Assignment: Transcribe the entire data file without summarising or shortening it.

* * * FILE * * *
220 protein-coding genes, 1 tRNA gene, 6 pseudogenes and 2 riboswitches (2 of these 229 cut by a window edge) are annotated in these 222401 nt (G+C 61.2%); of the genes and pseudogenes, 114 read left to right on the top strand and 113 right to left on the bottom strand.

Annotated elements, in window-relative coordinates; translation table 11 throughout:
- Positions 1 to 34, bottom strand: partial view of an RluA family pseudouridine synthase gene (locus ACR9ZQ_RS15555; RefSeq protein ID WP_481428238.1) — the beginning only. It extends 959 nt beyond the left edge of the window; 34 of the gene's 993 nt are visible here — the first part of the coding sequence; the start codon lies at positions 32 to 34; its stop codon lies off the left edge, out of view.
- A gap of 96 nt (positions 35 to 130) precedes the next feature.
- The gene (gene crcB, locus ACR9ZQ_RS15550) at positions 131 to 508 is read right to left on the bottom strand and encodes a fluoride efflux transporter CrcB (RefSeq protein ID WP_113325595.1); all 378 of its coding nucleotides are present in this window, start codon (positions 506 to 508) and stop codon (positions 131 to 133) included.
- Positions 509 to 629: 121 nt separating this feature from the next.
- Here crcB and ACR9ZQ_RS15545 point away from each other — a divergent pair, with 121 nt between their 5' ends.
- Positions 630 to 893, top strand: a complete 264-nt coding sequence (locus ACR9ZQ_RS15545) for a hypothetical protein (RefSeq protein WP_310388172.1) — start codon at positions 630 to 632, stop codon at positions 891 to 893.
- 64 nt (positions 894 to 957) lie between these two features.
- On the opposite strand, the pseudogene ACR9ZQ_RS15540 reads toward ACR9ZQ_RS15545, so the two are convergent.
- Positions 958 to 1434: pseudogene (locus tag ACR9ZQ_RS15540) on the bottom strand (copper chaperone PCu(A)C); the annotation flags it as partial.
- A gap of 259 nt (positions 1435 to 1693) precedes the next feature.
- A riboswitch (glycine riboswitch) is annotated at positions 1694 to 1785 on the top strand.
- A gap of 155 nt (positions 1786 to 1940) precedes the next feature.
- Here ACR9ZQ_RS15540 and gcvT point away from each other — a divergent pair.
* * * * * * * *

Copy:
220 protein-coding genes, 1 tRNA gene, 6 pseudogenes and 2 riboswitches (2 of these 229 cut by a window edge) are annotated in these 222401 nt (G+C 61.2%); of the genes and pseudogenes, 114 read left to right on the top strand and 113 right to left on the bottom strand.

Annotated elements, in window-relative coordinates; translation table 11 throughout:
- Positions 1 to 34, bottom strand: partial view of an RluA family pseudouridine synthase gene (locus ACR9ZQ_RS15555; RefSeq protein ID WP_481428238.1) — the beginning only. It extends 959 nt beyond the left edge of the window; 34 of the gene's 993 nt are visible here — the first part of the coding sequence; the start codon lies at positions 32 to 34; its stop codon lies off the left edge, out of view.
- A gap of 96 nt (positions 35 to 130) precedes the next feature.
- The gene (gene crcB, locus ACR9ZQ_RS15550) at positions 131 to 508 is read right to left on the bottom strand and encodes a fluoride efflux transporter CrcB (RefSeq protein ID WP_113325595.1); all 378 of its coding nucleotides are present in this window, start codon (positions 506 to 508) and stop codon (positions 131 to 133) included.
- Positions 509 to 629: 121 nt separating this feature from the next.
- Here crcB and ACR9ZQ_RS15545 point away from each other — a divergent pair, with 121 nt between their 5' ends.
- Positions 630 to 893, top strand: a complete 264-nt coding sequence (locus ACR9ZQ_RS15545) for a hypothetical protein (RefSeq protein WP_310388172.1) — start codon at positions 630 to 632, stop codon at positions 891 to 893.
- 64 nt (positions 894 to 957) lie between these two features.
- On the opposite strand, the pseudogene ACR9ZQ_RS15540 reads toward ACR9ZQ_RS15545, so the two are convergent.
- Positions 958 to 1434: pseudogene (locus tag ACR9ZQ_RS15540) on the bottom strand (copper chaperone PCu(A)C); the annotation flags it as partial.
- A gap of 259 nt (positions 1435 to 1693) precedes the next feature.
- A riboswitch (glycine riboswitch) is annotated at positions 1694 to 1785 on the top strand.
- A gap of 155 nt (positions 1786 to 1940) precedes the next feature.
- Here ACR9ZQ_RS15540 and gcvT point away from each other — a divergent pair.